Troubled mortgage lender Amlak Finance posted a net loss of Dh135.1 million (US$36.78 million) in the first half of the year.
Amlak tumbles into red as writedowns weigh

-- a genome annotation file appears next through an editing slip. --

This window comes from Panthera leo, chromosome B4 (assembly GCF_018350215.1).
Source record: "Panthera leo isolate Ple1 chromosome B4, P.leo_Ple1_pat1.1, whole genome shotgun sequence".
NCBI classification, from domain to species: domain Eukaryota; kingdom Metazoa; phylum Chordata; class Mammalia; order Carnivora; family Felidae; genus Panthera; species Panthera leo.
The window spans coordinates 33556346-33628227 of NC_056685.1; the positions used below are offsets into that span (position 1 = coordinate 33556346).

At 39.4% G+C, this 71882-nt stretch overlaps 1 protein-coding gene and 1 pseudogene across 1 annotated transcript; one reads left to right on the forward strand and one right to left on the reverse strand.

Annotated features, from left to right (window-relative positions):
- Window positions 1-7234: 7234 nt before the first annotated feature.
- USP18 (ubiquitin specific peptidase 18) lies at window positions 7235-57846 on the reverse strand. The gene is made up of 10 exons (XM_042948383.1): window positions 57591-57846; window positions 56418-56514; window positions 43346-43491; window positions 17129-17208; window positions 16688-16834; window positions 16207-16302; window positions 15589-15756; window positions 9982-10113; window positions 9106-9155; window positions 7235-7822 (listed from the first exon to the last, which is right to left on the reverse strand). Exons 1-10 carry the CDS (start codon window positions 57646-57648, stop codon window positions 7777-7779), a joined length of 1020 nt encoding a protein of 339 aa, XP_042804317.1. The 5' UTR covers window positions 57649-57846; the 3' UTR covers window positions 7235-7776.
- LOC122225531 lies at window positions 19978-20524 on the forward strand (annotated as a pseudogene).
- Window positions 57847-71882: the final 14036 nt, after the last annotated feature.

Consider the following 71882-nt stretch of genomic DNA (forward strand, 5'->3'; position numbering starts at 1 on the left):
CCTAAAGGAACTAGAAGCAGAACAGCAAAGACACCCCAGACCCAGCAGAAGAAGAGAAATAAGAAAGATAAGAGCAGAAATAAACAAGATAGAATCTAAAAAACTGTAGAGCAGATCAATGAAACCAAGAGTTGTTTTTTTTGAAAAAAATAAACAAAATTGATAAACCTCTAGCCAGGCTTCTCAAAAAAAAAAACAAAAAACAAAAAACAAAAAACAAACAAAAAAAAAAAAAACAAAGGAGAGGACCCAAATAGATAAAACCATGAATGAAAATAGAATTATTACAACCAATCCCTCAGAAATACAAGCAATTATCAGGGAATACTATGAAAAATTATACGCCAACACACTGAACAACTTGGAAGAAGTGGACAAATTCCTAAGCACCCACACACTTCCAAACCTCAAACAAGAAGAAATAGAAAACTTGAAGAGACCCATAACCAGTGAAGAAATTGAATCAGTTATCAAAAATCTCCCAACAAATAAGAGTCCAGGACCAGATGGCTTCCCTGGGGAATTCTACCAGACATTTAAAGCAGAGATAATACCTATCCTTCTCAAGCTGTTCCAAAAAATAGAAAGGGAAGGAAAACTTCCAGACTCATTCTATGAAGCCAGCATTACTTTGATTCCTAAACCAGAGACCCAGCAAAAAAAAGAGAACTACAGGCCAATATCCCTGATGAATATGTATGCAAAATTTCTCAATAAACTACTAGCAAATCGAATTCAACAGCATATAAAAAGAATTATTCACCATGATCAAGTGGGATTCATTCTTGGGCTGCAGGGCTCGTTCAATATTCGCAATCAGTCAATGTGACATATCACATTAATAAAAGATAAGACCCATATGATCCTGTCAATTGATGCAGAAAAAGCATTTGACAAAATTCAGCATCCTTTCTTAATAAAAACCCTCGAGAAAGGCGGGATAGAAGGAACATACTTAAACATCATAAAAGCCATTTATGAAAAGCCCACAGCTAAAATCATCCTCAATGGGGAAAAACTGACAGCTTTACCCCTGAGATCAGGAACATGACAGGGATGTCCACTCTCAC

Amlak Finance, the home finance company in merger talks with its rival Tamweel, lost Dh67 million (US$18.2m) in the second quarter as it took provisions on mortgages made on incomplete properties. The sharia-compliant finance firm based in Dubai had reported a net profit of Dh145m for the same period a year earlier, it said. "The loss in the second quarter was inevitable, as Amlak had to make higher general provisions for the financing portfolio," Ali Ibrahim Mohammed, the vice chairman of the firm, said in the statement. Amlak and Tamweel suspended operations last November when the Government said the lenders would be part of a four-way merger to create the Emirates Development Bank. The Emirates Real Estate Bank (EREB) and Emirates Industrial Bank (EIB) are the other two entities to be folded into the new company. Amlak and Tamweel have both suffered from tumbling property prices and severely reduced demand for mortgage finance since Dubai's six-year property boom came to an abrupt end last autumn. Property prices in Dubai have fallen as much as 50 per cent from their peak and could fall further this year, according to a Deutsche Bank report in June. Amlak said its headline revenue from retail mortgage activity had been steady in the first half of this year, showing modest growth to Dh385m from Dh376m, on the back of 16 per cent growth in the property financing book for the same period. "The numbers are better than our expectations," said Ali Khan, the managing director at Arqaam Capital in Dubai. "The loss figure was expected to be in excess of Dh100m." Amlak did not generate any income from its property investments in the second quarter, compared with Dh104m a year earlier. "The numbers from Amlak's core operations are important, but more important is the state of their investment portfolio," Mr Khan said. "There will be further write-downs and that is what investors and analysts alike are waiting for." Arif Alharmi, the Amlak chief executive, said the firm was confident about the long-term outlook of its mortgage business and revealed that it had been divesting from its international portfolio, without giving further details. "Our main endeavour in the second quarter was to reduce and restructure our real estate investment obligations, as well as divest from international portfolio investments," Mr Alharmi said in the statement. Amlak said yesterday it was still awaiting a decision from the Government on the future of the company and its proposed merger with Tamweel. "We anticipate the Federal Government to announce their decision on the restructuring of the company, which will then add further stimulus to our business operations," Mr Mohammed said. Shares of both Amlak and Tamweel were suspended from trading on the Dubai Financial Market last November, when the Government announced they were to be restructured. firstname.lastname@example.org